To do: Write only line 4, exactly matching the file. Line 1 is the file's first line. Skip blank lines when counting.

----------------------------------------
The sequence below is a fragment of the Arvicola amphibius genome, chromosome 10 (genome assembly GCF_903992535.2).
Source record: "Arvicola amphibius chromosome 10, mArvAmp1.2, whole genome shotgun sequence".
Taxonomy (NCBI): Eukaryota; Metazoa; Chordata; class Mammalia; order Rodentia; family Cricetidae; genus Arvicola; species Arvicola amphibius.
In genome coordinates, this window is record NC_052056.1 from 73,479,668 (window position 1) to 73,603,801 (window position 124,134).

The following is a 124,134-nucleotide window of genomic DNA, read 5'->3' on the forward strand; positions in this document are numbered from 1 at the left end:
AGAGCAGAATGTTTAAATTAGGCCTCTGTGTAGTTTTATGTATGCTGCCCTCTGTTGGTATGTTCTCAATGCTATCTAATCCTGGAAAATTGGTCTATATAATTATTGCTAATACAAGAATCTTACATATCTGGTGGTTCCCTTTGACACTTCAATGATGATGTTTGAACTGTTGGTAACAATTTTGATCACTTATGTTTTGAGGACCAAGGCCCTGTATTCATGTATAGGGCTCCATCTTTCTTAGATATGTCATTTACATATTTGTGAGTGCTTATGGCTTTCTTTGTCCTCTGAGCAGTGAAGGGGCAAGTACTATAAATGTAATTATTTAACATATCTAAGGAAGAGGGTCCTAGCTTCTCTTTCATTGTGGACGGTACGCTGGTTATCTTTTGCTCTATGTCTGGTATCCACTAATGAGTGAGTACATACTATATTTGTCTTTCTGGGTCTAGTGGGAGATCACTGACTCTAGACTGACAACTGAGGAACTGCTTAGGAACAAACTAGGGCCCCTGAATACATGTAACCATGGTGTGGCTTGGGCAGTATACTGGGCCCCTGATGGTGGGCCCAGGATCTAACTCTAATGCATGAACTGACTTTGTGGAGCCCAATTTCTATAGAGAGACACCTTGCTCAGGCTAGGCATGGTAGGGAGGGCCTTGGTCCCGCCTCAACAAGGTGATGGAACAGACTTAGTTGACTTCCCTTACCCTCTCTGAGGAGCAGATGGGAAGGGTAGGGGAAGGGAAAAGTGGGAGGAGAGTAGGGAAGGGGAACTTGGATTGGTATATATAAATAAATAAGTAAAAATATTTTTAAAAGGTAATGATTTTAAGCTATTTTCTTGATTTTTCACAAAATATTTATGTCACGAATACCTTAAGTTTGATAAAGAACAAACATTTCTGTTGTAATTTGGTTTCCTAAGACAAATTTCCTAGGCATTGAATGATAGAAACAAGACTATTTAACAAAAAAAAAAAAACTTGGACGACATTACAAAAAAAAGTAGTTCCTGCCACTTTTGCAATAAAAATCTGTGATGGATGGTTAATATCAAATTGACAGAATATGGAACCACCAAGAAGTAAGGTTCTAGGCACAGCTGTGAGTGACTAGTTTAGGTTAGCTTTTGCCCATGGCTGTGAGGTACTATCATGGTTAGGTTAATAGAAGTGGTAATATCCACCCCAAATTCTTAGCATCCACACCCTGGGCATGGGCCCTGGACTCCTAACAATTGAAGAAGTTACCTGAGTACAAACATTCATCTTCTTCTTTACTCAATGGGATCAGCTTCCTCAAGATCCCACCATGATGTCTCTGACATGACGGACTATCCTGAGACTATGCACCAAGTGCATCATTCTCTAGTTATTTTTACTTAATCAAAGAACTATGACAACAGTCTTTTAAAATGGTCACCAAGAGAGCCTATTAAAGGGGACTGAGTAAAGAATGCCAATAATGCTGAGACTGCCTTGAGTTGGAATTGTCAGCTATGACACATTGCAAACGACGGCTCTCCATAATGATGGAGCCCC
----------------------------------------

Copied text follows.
In genome coordinates, this window is record NC_052056.1 from 73,479,668 (window position 1) to 73,603,801 (window position 124,134).